Soybean South

 - Weed Control -

Georgia Recs For Problem Pests

University of Georgia weed control recommendations outline control
measures for sicklepod and tropical spiderwort in conventional
and Roundup Ready soybean production systems.
 

 

If managed correctly, soybeans can be a fairly easy crop to grow. Weeds, on the other hand, usually don’t need any coaxing at all to take off like a rocket and lead long healthy lives at the expense of your beans unless you know how to control the pests.

None of the Southern soybean-producing states is immune to them and Georgia is no exception. Recent surveys of county Extension agents in Georgia indicated that the top 10 most troublesome weeds in soybeans are sicklepod, morningglory, pigweed, nutsedge, Texas panicum, cocklebur, Florida beggarweed, bristly starbur, bermudagrass and coffee senna.

According to Dr. Eric Prostko, Extension weed specialist with the University of Georgia, it has been estimated that 86 percent of the soybeans planted in the United States during 2004 were herbicide resistant varieties. Sicklepod, the number one weed problem in Georgia soybeans, is very susceptible to glyphosate and can be managed using the Roundup Ready production system. However, two applications of glyphosate may be required to provide season-long control.

In conventional soybeans, Prostko says, the best method to control sicklepod is to use a systems approach that includes a preplant incorporated or preemergence application of metribuzin (Canopy SP or Sencor) followed by a postemergence application of Classic. Caution is advised when using metribuzin because several restrictions on soil type, organic matter, pH and variety exist. Refer to the specific herbicide label for these restrictions.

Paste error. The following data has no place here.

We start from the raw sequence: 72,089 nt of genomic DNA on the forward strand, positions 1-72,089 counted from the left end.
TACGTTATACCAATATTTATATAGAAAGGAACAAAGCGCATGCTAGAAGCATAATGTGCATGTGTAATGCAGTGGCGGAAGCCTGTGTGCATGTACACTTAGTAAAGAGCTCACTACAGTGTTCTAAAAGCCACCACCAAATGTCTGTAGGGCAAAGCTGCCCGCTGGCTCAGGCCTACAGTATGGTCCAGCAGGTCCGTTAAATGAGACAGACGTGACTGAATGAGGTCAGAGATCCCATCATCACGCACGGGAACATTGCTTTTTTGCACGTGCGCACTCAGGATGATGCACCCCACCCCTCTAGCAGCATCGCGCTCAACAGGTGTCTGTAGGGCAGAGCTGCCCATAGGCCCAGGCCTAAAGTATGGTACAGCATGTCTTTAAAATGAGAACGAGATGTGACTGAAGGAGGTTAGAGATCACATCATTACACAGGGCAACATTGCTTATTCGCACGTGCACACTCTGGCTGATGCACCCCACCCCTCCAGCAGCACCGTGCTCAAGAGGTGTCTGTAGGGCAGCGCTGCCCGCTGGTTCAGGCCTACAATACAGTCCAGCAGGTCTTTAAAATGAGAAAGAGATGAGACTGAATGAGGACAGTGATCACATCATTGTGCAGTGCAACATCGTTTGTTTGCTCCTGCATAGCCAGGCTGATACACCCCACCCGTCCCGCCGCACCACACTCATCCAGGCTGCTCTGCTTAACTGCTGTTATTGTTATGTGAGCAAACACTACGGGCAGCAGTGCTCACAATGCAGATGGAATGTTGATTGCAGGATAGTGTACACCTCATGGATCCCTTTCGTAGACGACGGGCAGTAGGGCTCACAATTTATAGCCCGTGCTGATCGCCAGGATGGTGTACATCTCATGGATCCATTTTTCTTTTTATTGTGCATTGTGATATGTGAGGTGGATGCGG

Python (flumetsulam) can be substituted for metribuzin in those situations where metribuzin use would be prohibited or not preferred.

Tropical spiderwort on the rise
UGA Extension weed control recommendations note that tropical spiderwort, also known as hairy wandering jew or Bengal dayflower, has become an increasing problem in many of Georgia’s soybean fields. However, only a few fields trials have been conducted in Georgia regarding the control of tropical spiderwort in beans, so much of the information is based upon results from control studies in other crops.

For example, planting in narrower rows and increasing soybean plant populations will help improve the control of tropical spiderwort through competition and shading.

The most effective herbicide control strategies for tropical spiderwort, according to UGA, include using a combination of both preemergence and postemergence herbicides. Preemergence herbicides with residual activity on tropical spiderwort include Axiom, Dual Magnum, Canopy SP, Canopy XL and Sencor.

Postemergence herbicides that have fair to good activity on tropical spiderwort include Basagran, Classic and Pursuit.

Gramoxone Max or Aim, applied post-directed, can provide effective burndown control of tropical spiderwort. When using Gramoxone Max post-directed, the soybeans must be at least 8 inches in height and the herbicide should not be sprayed higher than 3 inches on the soybean plant.

In Roundup Ready soybean systems, glyphosate can provide fair to good control of tropical spiderwort if it is applied to plants that are three inches tall or less and under ideal growing conditions. However, Pursuit or Classic can be tankmixed with glyphosate to improve the control of this weed.

Combination strategies work
UGA Extension weed control recommendations point out that the most effective weed management programs in soybeans use a combination of cultural, mechanical and chemical control strategies. Cultural practices, such as planting date, planting rate and row spacing improve weed control by enhancing the soybean’s competitive ability.

Cultivation, a non-chemical approach, controls weeds between rows. And a multitude of herbicides are labeled for use in soybeans and can be applied at many different application timings.

Because of the extensive number of herbicides labeled for use in soybeans, just about any weed problem that arises can be controlled. It is just a matter of how much money can be economically justified for weed control in soybeans.

To view the complete UGA-CAES weed control recommendations and an update on recommended soybean herbicides, visit www.cropsoil.uga.edu and click on Extension.

Information for this article is based on the UGA-CAES 2005 Soybean Production Guide.